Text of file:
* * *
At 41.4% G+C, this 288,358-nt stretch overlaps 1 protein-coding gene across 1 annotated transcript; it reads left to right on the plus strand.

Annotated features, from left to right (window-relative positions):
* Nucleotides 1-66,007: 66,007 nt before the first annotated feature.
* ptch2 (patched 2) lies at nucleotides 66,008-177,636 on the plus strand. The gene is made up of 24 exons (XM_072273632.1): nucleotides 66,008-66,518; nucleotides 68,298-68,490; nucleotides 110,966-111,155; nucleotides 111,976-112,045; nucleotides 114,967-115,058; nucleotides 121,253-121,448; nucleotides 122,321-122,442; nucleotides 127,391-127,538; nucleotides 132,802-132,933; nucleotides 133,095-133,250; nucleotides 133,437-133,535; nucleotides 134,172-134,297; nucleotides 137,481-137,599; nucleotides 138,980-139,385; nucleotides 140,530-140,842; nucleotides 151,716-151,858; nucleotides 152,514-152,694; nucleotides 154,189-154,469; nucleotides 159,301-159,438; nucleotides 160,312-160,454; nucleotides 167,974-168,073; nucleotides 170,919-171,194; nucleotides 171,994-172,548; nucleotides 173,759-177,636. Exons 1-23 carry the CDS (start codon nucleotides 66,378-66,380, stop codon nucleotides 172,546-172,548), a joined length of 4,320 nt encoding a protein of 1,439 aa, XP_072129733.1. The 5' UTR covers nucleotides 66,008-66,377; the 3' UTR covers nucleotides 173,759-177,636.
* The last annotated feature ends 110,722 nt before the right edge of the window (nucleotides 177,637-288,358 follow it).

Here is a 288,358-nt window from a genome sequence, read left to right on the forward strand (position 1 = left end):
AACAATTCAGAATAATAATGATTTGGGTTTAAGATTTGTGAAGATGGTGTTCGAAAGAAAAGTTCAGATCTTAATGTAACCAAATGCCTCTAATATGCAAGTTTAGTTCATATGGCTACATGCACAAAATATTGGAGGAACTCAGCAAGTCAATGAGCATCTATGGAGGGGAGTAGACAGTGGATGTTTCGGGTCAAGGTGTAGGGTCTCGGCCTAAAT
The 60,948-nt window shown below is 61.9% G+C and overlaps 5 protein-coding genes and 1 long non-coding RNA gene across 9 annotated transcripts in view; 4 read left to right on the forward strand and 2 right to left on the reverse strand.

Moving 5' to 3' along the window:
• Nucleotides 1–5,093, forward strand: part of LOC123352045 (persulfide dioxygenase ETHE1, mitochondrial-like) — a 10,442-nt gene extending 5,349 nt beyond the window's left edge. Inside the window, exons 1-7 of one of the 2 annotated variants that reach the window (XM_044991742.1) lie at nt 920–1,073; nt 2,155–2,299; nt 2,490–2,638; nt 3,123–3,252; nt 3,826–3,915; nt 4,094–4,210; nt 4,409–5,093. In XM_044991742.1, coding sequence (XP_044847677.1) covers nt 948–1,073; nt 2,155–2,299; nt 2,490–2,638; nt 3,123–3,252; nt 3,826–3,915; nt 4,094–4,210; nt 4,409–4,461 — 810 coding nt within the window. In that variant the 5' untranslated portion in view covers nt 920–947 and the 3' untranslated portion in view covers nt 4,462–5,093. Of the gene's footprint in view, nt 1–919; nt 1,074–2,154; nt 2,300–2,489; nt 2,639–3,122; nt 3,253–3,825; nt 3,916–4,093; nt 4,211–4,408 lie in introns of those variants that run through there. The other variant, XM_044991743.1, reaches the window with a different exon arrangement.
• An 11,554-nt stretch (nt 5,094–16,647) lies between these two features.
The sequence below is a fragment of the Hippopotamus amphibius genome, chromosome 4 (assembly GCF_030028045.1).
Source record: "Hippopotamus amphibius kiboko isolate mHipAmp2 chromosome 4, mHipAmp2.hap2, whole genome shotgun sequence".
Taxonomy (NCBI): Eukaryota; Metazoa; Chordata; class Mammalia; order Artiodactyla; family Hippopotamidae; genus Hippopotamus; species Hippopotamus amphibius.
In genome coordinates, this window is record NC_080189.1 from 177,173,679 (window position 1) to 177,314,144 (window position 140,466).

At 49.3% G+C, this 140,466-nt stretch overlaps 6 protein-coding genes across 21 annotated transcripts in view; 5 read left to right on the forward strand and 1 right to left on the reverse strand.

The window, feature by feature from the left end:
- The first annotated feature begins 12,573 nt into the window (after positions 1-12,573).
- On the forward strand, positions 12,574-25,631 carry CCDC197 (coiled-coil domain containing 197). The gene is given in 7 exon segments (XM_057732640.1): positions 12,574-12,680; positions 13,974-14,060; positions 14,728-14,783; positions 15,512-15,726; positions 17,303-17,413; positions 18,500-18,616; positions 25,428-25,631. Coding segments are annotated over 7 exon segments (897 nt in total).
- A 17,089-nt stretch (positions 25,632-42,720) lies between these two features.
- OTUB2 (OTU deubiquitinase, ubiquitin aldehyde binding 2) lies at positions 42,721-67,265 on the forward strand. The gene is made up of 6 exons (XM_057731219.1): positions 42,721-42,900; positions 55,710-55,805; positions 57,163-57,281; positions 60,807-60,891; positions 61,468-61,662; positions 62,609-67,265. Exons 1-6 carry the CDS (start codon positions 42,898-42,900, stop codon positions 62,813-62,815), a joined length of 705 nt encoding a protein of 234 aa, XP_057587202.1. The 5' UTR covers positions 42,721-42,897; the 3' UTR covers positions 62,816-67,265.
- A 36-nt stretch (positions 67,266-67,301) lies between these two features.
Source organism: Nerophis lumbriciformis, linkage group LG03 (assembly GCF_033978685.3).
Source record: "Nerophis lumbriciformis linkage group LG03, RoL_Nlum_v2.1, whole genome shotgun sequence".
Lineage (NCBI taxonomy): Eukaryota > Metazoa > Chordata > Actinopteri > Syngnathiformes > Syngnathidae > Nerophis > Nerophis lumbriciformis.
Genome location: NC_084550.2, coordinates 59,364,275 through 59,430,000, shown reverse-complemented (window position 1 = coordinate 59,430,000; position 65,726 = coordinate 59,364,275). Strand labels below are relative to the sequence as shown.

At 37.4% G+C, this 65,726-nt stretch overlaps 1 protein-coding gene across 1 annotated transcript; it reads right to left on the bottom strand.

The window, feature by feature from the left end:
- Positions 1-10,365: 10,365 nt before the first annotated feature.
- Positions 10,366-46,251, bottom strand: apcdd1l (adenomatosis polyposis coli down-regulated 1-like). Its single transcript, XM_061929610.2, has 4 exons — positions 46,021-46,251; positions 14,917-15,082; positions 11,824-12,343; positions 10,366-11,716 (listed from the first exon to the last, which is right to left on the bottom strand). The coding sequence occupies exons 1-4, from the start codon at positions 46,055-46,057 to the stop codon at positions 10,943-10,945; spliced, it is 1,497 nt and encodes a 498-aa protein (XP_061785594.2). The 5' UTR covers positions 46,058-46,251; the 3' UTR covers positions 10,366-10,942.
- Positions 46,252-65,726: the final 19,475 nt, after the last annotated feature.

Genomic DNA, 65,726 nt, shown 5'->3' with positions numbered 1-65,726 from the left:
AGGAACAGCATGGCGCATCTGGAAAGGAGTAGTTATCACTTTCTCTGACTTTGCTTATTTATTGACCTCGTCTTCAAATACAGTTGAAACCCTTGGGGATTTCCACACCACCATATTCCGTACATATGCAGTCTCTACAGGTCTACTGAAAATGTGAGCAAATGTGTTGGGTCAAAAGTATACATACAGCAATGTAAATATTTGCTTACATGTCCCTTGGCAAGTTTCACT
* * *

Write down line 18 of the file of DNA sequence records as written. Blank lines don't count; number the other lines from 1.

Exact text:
- The first annotated feature begins 12,573 nt into the window (after positions 1-12,573).